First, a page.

Signature requirements. Complete the certification as indicated in 1 through 5 below.
Interest, dividend, and barter exchange accounts opened before 1984 and broker accounts considered active during 1983. You must give your correct TIN, but you do not have to sign the certification.
Interest, dividend, broker, and barter exchange accounts opened after 1983 and broker accounts considered inactive during 1983. You must sign the certification or backup withholding will apply. If you are subject to backup withholding and you are merely providing your correct TIN to the requester, you must cross out item 2 in the certification before signing the form.
Real estate transactions. You must sign the certification. You may cross out item 2 of the certification.
Other payments. You must give your correct TIN, but you do not have to sign the certification unless you have beennotified that you have previously given an incorrect TIN. “Other payments” include payments made in the course of the requester’s trade or business for rents, royalties, goods (other than bills for merchandise), medical and health care services (including payments to corporations), payments to a non-employee for services, payments to certain fishing boat crew members and fishermen, and gross proceeds paid to attorneys (including payments to corporations). 5. Mortgage interest paid by you, acquisition or abandonment of secured property, cancellation of debt, qualified tuition program payments (under section 529), IRA, Coverdell ESA, Archer MSA or HSA contributions or distributions, and pension distributions. You must give your correct TIN, but you do not have to sign the certification.
Section 6109 of the Internal Revenue Code requires you to provide your correct TIN to persons who must file information returns with the IRS to report interest, dividends, and certain other income paid to you, mortgage interest you paid, the acquisition or abandonment of secured property, cancellation of debt, or contributions you made to an IRA, or Archer MSA or HSA. The IRS uses the numbers for identification purposes and to help verify the accuracy of your tax return. The IRS may also provide this information to the Department of Justice for civil and criminal litigation, and to cities, states, the District of Columbia, and U.S. possessions to carry out their tax laws. We may also disclose this information to other countries under a tax treaty, to federal and state agencies to enforce federal non-tax criminal laws, or to federal law enforcement and intelligence agencies to combat terrorism.
You must provide your TIN whether or not you are required to file a tax return. Payers must generally withhold 28% of taxable interest, dividend, and certain other payments to a payee who does not give a TIN to a payer. Certain penalties may also apply.
Identity theft occurs when someone uses your personal information such as your name, social security number (SSN), or other identifying information, without your permission, to commit fraud or other crimes. An identity thief may use your SSN to get a job or may file a tax return using your SSN to receive a refund.
Protect your SSN
Ensure your employer is protecting your SSN, and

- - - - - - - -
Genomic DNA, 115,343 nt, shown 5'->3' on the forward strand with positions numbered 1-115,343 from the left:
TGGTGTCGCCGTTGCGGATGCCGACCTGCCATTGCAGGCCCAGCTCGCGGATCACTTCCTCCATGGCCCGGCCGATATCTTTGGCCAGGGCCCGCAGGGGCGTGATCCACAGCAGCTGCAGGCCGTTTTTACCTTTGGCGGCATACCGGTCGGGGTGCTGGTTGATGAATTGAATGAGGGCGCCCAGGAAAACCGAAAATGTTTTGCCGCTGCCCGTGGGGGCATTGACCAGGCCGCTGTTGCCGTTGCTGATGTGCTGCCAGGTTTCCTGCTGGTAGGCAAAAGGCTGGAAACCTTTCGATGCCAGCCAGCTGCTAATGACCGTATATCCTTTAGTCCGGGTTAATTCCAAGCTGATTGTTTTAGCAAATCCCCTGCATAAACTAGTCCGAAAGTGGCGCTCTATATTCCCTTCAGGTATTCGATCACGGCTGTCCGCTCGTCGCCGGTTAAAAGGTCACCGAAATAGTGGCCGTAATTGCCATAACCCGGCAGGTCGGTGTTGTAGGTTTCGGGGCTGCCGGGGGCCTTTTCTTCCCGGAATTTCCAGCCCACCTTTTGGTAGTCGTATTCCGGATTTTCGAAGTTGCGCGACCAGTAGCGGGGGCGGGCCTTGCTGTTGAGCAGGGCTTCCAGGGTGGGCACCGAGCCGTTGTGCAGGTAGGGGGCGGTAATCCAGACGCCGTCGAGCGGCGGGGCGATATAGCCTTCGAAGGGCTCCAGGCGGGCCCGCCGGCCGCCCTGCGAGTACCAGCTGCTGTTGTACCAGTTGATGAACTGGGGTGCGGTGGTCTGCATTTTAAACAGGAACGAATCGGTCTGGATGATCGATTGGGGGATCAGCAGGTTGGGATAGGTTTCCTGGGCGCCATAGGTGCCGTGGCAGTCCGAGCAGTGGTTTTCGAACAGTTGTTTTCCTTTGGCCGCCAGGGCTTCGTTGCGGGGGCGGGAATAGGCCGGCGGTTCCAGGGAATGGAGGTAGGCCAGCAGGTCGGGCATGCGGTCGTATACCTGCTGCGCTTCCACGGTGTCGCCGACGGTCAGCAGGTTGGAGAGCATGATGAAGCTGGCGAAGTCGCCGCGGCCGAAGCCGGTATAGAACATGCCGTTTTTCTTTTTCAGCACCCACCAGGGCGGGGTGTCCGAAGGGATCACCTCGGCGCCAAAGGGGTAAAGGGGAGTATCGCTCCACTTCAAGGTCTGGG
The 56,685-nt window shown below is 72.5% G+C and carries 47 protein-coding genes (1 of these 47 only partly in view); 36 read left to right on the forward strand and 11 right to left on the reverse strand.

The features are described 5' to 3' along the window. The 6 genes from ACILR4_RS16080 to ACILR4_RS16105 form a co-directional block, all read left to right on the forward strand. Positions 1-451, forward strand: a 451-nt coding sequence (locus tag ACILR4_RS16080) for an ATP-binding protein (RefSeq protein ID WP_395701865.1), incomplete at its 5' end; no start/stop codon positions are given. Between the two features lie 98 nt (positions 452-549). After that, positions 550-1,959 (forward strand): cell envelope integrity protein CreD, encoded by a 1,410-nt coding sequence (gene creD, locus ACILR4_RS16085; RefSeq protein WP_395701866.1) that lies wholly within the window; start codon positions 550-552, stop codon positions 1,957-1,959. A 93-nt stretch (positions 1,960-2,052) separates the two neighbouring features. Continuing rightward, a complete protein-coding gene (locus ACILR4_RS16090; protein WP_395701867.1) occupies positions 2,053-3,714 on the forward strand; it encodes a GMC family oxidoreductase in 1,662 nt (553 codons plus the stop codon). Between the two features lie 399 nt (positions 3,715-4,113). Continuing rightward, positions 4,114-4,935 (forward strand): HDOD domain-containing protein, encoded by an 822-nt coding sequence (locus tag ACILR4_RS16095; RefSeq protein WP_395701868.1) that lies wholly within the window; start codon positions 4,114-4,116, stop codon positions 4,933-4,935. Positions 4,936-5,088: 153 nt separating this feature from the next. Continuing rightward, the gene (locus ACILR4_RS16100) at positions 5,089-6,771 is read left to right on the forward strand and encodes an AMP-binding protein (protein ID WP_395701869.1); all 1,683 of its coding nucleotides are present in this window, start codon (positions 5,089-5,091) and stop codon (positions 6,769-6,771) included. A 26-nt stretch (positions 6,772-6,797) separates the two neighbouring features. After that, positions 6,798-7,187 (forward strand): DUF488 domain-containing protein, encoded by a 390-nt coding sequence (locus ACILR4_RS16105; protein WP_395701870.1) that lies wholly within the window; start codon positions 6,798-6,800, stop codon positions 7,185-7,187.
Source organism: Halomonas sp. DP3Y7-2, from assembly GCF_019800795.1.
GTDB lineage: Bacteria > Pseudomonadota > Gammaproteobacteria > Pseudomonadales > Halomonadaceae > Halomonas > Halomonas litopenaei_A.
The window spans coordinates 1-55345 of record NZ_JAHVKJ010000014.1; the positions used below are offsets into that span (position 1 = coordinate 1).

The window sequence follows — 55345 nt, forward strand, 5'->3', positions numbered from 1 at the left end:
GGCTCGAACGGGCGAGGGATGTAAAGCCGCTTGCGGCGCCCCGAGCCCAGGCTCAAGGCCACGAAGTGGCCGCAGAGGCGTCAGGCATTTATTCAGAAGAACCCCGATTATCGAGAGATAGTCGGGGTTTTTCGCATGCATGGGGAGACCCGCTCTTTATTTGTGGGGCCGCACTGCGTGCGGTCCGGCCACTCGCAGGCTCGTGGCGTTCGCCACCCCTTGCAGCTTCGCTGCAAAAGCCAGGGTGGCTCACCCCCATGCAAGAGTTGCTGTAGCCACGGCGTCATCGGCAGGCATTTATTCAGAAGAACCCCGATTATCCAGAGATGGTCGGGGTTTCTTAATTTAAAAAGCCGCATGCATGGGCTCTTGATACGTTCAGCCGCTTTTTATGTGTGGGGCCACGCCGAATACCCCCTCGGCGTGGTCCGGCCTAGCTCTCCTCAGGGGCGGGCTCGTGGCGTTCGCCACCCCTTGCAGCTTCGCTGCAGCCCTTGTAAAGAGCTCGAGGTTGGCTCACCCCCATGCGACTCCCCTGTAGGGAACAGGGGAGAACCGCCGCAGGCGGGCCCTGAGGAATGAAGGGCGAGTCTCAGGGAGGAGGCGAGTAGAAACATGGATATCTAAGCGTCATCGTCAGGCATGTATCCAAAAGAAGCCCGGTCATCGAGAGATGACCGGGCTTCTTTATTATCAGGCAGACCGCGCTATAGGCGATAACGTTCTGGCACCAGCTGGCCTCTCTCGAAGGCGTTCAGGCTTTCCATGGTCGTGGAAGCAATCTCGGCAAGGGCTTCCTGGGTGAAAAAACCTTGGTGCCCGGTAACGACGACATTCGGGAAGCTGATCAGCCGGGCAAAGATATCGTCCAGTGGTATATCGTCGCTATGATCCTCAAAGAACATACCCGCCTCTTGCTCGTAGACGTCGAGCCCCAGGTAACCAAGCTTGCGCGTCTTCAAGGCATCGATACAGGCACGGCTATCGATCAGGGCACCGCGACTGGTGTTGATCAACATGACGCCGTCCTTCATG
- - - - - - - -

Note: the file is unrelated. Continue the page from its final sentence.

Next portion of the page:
Be careful when choosing a tax preparer.
Call the IRS at 1-800-829-1040 if you think your identity has been used inappropriately for tax purposes. Victims of identity theft who are experiencing economic harm or a system problem, or are seeking help in resolving tax problems that have not been resolved through normal channels, are be eligible for Taxpayer Advocate Service (TAS) assistance. You can reach TAS by calling the TAS toll-free case intake line at 1-877-777-4778 or TTY/TDD 1-800-829-4059. Protect yourself from suspicious emails or phishing schemes. Phishing is the creation and use of email and websites designed to mimic legitimate business emails and websites. The most common act is sending an email to a user falsely claiming to be an established legitimate enterprise in an attempt to scam the user into surrendering private information that will be used for identity theft.
The IRS does not initiate contacts with taxpayers via emails. Also, the IRS does not request personal detailed information through email or ask taxpayers for the PIN numbers, passwords, or similar secret access information for their credit card, bank, or other financial accounts.
If you receive an unsolicited email claiming to be from the IRS, forward this message to firstname.lastname@example.org. You may also report misuse of the IRS name, logo, or other IRS personal property to the Treasury Inspector General for Tax Administration at 1-800-366-4484. You can forward suspicious emails to the Federal Trade Commission at: email@example.com or contact them at www.consumer.gov/idtheft or 1-877-IDTHEFT (438-4338). Visit the IRS website at www.irs.gov to learn more about identify theft and how to reduce your risk.
Failure to furnish TIN. If you fail to furnish your correct TIN to a requester, you are subject to a penalty of $50 for each such failure unless your failure is due to reasonable cause and not to willful neglect. Civil penalty for false information with respect to withholding. If you make a false statement with no reasonable basis that results in no backup withholding, you are subject to a $500 penalty.
Criminal penalty for falsifying information. Willfully falsifying certifications or affirmations may subject you to criminal penalties including fines and/or imprisonment.
Misuse of TINs. If the requester discloses or uses TINs in violation of federal law, the requester may be subject to civil and criminal penalties.